MDRC develops and tests programs to help people who are unemployed, or lack access to jobs with a living wage, gain a foothold in the labor market, particularly those who face serious obstacles on individual and systemic levels to finding and keeping jobs.

The Latest

In this commentary originally published by WorkShift, Deondre’ Jones describes how the WorkAdvance initiative helped reduce racial employment disparities for Black and Latino adults. He also explains important components that program providers may want to include to better support participants of color.


Drawing on lessons from the Procedural Justice-Informed Alternatives to Contempt (PJAC) project, this guide provides practical advice on how child support agencies can apply principles of procedural justice (the idea of fairness in processes) to build trust, better engage participants, and create a more fair and effective process.

Key Documents

Final Results of the Hard-to-Employ Demonstration and Evaluation Project and Selected Sites from the Employment Retention and Advancement Project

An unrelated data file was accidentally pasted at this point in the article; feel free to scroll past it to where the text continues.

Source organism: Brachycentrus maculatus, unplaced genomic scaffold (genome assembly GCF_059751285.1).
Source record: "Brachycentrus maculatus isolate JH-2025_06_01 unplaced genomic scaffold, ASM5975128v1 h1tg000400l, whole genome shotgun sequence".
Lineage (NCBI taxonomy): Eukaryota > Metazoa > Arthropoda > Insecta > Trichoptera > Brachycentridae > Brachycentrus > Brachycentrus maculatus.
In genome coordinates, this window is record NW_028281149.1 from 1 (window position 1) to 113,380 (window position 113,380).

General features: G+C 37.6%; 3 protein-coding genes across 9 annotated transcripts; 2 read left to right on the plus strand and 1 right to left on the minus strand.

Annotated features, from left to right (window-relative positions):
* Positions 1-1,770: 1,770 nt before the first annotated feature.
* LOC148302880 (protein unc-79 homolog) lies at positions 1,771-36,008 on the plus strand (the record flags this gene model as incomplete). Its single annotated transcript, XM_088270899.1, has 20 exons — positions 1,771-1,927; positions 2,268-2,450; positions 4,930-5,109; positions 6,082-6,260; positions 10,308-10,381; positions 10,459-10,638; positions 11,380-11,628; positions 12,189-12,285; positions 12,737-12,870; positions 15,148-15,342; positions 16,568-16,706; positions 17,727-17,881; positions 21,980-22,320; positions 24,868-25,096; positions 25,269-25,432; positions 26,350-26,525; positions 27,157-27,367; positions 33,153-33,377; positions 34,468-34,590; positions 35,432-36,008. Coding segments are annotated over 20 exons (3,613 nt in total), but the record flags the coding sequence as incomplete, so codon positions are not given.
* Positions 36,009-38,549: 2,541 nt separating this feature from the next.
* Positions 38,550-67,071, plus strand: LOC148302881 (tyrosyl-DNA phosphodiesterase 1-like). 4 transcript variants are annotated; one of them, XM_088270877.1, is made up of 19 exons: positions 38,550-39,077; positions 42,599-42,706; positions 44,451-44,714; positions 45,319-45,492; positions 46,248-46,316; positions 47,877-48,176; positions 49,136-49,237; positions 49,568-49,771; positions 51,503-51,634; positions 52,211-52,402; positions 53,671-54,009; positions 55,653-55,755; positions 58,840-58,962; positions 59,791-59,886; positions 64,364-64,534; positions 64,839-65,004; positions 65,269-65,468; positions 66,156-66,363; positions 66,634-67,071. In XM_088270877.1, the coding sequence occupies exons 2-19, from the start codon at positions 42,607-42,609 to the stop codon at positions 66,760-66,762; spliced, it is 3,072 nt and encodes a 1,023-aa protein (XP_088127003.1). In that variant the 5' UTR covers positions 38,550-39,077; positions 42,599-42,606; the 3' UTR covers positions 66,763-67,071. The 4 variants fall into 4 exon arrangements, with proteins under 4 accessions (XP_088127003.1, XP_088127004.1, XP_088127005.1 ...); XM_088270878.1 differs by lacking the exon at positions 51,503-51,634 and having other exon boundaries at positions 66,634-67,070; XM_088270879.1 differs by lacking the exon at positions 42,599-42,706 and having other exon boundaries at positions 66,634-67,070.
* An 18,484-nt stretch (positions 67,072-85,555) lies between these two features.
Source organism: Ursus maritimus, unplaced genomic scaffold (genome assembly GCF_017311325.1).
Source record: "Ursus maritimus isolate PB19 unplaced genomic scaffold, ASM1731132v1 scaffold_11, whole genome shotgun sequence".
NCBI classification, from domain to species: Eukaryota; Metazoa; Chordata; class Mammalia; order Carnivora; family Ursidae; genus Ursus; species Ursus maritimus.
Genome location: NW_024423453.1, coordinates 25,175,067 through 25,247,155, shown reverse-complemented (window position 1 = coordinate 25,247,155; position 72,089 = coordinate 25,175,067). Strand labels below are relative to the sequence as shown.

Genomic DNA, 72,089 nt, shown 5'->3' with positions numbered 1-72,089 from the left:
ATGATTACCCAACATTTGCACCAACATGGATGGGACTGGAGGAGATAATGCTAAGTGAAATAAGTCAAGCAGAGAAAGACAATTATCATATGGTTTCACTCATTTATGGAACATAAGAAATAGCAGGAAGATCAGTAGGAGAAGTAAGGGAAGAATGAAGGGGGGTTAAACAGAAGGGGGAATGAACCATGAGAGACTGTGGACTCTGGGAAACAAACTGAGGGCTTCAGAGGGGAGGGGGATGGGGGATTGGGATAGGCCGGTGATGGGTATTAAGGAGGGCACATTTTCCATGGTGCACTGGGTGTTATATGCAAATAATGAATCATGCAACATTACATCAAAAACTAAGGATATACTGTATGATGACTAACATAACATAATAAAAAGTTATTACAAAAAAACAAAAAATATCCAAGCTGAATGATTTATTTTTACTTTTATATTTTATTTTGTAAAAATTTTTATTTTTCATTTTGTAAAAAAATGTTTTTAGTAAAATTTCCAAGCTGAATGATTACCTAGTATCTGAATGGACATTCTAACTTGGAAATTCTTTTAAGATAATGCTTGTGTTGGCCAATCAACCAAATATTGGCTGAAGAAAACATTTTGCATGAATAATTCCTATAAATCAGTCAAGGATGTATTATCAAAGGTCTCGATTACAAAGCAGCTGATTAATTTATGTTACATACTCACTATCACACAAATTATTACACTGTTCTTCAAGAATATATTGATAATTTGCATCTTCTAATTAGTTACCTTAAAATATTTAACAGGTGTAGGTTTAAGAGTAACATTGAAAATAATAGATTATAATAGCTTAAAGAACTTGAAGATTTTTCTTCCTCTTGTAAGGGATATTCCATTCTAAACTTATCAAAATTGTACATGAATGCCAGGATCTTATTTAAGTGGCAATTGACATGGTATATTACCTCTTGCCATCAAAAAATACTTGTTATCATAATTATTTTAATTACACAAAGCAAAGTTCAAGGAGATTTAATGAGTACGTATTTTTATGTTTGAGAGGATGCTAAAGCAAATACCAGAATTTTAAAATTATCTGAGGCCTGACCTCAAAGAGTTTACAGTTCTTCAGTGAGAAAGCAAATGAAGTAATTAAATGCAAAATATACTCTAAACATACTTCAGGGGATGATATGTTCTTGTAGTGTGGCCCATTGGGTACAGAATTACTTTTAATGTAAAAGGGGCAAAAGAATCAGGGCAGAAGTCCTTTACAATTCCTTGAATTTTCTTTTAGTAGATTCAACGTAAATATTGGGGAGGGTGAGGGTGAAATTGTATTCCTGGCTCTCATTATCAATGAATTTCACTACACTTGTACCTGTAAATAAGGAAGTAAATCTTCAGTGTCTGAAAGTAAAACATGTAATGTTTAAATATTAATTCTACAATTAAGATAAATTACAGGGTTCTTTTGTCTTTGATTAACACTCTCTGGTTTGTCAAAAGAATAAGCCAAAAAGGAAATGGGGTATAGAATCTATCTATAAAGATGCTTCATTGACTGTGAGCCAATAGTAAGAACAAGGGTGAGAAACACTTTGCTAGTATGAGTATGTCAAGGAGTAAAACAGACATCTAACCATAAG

Issue Focus

In this commentary published by Spotlight on Poverty, MDRC President Gordon Berlin makes the case for creating a more flexible safety net that continues to reward work when jobs are plentiful, provides employment to poor families when jobs disappear, and begins to address the problem of stagnant wages at the low end of the labor market.


Which Improves Welfare Recipients’ Earnings More in the Long Term?

Findings after 10-15 years from the National Evaluation of Welfare-to-Work Strategies suggest that while initially stressing job search for participants led to greater earnings in the short term than did initially stressing education and training, neither approach produced substantial effects past the five-year follow-up period.